Erica asked me to do Riddian next, but I had to veto that — we don’t see the province of Riddian until Book 3, whereas we start Book 1 in the city-states of Illane. And I actually have a map with them on it!
The three main city-states of Illane are, north to south: Savinnor (or the Cornerstone), Bahlaer, and Fellen. Somewhat south of Fellen is the Illane/Padras border at the Padrastan city of Kanrodi. To the east is the Rift, with Varaku along its southern stretch; to the west is the Lisalhan Sea, where the old empire of Lisalhan sank more than a millennium ago and took much of the intermediary land with it.
Most of Illane is arid, due to the hot wind that blows up from the Desert of Aervach most of the year. Temperatures stay high and rain is infrequent. At about the Ilnaher mark (the small dot above Bahlaer), the climate becomes more temperate, and the land changes from flat to hilly, but a dry heat persists even to Savinnor for much of the year.
Starting from the south — and where Cob’s story begins: the Illane/Padras border.
No good pictures to replicate the Rift at the moment, so you’ll have to imagine a huge cliff rising a few thousand feet above/behind the red rocks shown here. The Losgannon River is shallow, slow and murky in this area — except during the few weeks of torrential rain that come in winter.
Next to the north is Fellen, discussed but as yet unseen in the story:
A badlands city, dependant on irrigation and dryland agriculture as well as trade with the upriver and downriver cities. The blockade that the Crimson Army has placed against Kanrodi has deeply impacted Fellen — but even more so the riots that went on during the Crimson’s occupation of the city. Composite here needs a bit more work, but that can wait.
Next, and most important, is Bahlaer.
I haven’t made much recent progress on the city map, so here’s the one I had from before:
Starting with the area between Bahlaer and Fellen — which includes Ammala Cray’s homestead — this is a rough view of the environment:
Ignore the bicycle. Some ranching (goat, cattle, horse, in order of prevalence), some farming (irrigated or arid), with the farming increasing in proportion the further toward Bahlaer you go. Between Ammala’s area and Bahlaer itself, grain- and vegetable-farming becomes the main occupation of the rural populace.
Bahlaer is more solidly built and more prosperous than Fellen. It stands on the bones of older cities and has been reinforced from below, with the Losgannon River flowing narrow and fast through a man-made course:
It also likes its colors:
As do the people:
Some of the Illanic attire holds true throughout the city-states, though in Fellen there tends to be more white, with broader hats and influences from Padras and further south (to be examined later). To the north, in Savinnor, there are influences from Jernizan, Averogne and Gejara — utilitarian, muted and block-print bright respectively.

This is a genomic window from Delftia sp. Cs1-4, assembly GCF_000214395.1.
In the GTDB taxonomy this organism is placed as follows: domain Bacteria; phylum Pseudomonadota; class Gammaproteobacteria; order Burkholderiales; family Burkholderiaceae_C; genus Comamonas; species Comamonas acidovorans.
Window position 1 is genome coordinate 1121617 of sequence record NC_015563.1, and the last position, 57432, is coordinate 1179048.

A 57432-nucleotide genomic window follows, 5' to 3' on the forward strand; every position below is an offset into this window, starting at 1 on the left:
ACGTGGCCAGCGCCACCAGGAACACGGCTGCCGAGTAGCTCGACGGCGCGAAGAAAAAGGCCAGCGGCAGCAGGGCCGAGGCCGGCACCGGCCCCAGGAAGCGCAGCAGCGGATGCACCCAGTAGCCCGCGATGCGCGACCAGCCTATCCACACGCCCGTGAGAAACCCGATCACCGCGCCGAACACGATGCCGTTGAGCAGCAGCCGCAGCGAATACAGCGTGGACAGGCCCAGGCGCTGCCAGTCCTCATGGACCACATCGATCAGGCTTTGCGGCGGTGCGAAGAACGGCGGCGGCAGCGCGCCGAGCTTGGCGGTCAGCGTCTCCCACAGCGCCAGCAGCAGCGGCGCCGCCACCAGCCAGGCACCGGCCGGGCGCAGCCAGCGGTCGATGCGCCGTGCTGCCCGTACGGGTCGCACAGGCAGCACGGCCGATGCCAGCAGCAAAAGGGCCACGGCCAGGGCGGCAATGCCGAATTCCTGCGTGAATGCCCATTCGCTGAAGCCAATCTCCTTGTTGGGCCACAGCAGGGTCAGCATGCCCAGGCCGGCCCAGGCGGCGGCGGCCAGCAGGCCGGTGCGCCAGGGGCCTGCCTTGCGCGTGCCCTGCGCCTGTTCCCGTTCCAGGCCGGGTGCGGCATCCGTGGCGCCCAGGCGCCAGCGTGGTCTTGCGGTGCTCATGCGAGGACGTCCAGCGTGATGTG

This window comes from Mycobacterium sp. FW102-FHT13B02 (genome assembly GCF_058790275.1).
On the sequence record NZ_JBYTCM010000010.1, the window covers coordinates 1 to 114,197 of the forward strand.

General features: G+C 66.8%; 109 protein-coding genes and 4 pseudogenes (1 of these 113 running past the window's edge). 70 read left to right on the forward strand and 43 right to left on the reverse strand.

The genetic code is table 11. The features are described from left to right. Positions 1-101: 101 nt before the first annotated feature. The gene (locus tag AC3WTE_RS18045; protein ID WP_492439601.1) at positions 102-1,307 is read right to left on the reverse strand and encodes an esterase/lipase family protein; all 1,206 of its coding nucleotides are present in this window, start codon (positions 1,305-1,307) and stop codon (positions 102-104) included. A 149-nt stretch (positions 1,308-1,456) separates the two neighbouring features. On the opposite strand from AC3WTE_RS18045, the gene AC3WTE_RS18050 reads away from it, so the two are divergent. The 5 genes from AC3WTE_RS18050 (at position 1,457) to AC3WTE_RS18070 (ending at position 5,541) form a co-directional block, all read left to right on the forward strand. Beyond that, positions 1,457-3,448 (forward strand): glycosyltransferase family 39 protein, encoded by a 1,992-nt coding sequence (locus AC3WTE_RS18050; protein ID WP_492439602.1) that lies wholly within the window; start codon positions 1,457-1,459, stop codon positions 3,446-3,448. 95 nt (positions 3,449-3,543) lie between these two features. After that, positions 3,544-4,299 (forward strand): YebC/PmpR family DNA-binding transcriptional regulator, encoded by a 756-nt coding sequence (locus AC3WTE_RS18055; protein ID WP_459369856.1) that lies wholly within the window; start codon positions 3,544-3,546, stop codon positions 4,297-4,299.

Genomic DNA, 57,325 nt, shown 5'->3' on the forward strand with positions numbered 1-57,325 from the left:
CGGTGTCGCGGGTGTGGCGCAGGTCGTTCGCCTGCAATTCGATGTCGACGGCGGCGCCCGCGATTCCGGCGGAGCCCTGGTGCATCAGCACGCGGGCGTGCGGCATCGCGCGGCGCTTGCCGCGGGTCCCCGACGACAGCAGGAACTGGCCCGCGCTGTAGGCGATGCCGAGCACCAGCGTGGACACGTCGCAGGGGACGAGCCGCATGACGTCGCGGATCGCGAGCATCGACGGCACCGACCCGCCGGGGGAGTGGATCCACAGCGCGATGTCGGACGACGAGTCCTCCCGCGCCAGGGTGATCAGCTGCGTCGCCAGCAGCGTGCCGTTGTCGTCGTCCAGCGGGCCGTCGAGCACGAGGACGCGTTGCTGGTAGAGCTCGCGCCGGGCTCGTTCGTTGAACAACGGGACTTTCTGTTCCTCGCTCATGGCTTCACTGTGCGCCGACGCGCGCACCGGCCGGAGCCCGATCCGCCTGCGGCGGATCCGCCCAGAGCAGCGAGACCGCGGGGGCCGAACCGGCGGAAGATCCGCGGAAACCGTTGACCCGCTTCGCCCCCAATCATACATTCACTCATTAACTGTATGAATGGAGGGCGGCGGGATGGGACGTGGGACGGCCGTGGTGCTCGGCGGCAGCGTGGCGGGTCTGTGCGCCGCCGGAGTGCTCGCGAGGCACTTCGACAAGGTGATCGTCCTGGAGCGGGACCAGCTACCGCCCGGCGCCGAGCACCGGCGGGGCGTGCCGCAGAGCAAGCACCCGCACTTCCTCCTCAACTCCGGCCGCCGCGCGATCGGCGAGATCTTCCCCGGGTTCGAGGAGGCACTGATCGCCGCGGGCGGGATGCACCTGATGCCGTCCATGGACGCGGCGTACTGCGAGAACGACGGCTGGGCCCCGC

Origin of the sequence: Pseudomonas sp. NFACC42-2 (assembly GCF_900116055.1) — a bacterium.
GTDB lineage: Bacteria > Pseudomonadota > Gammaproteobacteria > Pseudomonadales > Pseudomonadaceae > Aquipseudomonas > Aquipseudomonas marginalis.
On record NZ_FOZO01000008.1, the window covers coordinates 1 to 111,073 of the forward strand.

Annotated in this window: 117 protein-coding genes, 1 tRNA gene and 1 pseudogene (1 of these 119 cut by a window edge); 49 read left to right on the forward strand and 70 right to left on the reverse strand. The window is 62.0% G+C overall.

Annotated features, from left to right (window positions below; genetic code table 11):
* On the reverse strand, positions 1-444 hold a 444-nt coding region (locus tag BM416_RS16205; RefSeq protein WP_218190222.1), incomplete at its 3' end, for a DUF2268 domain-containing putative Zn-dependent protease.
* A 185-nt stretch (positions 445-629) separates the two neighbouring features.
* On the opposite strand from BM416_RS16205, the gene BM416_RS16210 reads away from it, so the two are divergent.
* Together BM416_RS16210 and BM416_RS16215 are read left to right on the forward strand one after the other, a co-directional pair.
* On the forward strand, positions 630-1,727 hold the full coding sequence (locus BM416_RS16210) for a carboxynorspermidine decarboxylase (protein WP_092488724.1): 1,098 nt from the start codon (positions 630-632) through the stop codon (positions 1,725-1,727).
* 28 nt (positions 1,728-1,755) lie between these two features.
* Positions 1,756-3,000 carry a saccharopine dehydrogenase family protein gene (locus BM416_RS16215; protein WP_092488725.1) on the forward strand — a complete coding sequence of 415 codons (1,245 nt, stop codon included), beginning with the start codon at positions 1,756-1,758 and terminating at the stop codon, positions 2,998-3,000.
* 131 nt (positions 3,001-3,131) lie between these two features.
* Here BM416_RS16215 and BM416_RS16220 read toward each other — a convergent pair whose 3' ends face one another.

Speaking of Savinnor, it sits on the oft-contested border between Illane and Jernizan, with Averogne to the north and a productive trade-route coming down from Gejara and Kerrindryr to meet the Imperial road at Savinnor’s center. Much of Savinnor’s great wall is built of stone from the Low Country Kerrindryr quarries; having been broken down several times by invading armies, the wall is constantly being rebuilt, with the citizens sometimes cannibalizing its stone for their own constructions.
Around Savinnor and reaching east to the Rift Climb and the town of Riftward, the land becomes hilly and covered in orchard, vineyard and terraced fields. The Rift Climb area receives a reasonable amount of rain and the Losgannon River is broadest here, making it the most productive terrain in Illane.
Lastly, I leave you with my artist friend’s rendition of Ammala Cray, based on an appearance I generated from the character-creator in the game Aion (very useful, btw):
And there you have it….for now.
So… I get the hot desert wind, but Illane is right next to the ocean, so how can it be arid? Especially since the Rift would block any clouds blowing inland.
Proximity to water does not itself cause a wet climate. The coasts of Africa’s desert, most of the Middle East, parts of the American Southwest and the Atacama Desert in South America are all directly adjacent to water. In this case, the dry wind from the Desert of Aervach is channeled up along the Rift, generally forcing any other weather systems away from Illane until winter when the cold wind through the Pinch comes down. Moist air can flow from the sea toward the Rift but it is generally cooler than the Aervach wind, so does not rise, therefore does not condense to rain until it has gone further north and the Aervach wind has petered out a bit. Bahlaer is really the turning point where the Aervach wind drops in temperature enough for a reasonable climate.
But weather isn’t the only factor in desertification; groundwater and soil composition also matter. The Illanic area used to have abundant groundwater — before the Sealing. When the Sealing happened, Lisalhan broke off from the continent, leaving huge sea-cliffs at Illane’s western border — cliffs riddled with caves that used to hold its underground streams and reservoirs. All of that water poured into the sea, and surface water has continued to drain down through those opened channels ever since. Desertification set in badly, causing the old biome to die and the topsoil to be swept away by rain and wind. Illane currently has hard-baked dirt as topsoil, which can’t absorb much water, causing great amounts of runoff and flooding during the rainy times — without being able to refill any of those deep reservoirs, only seasonal lakes. If not for the Losgannon River, much of the southern part would be uninhabitable.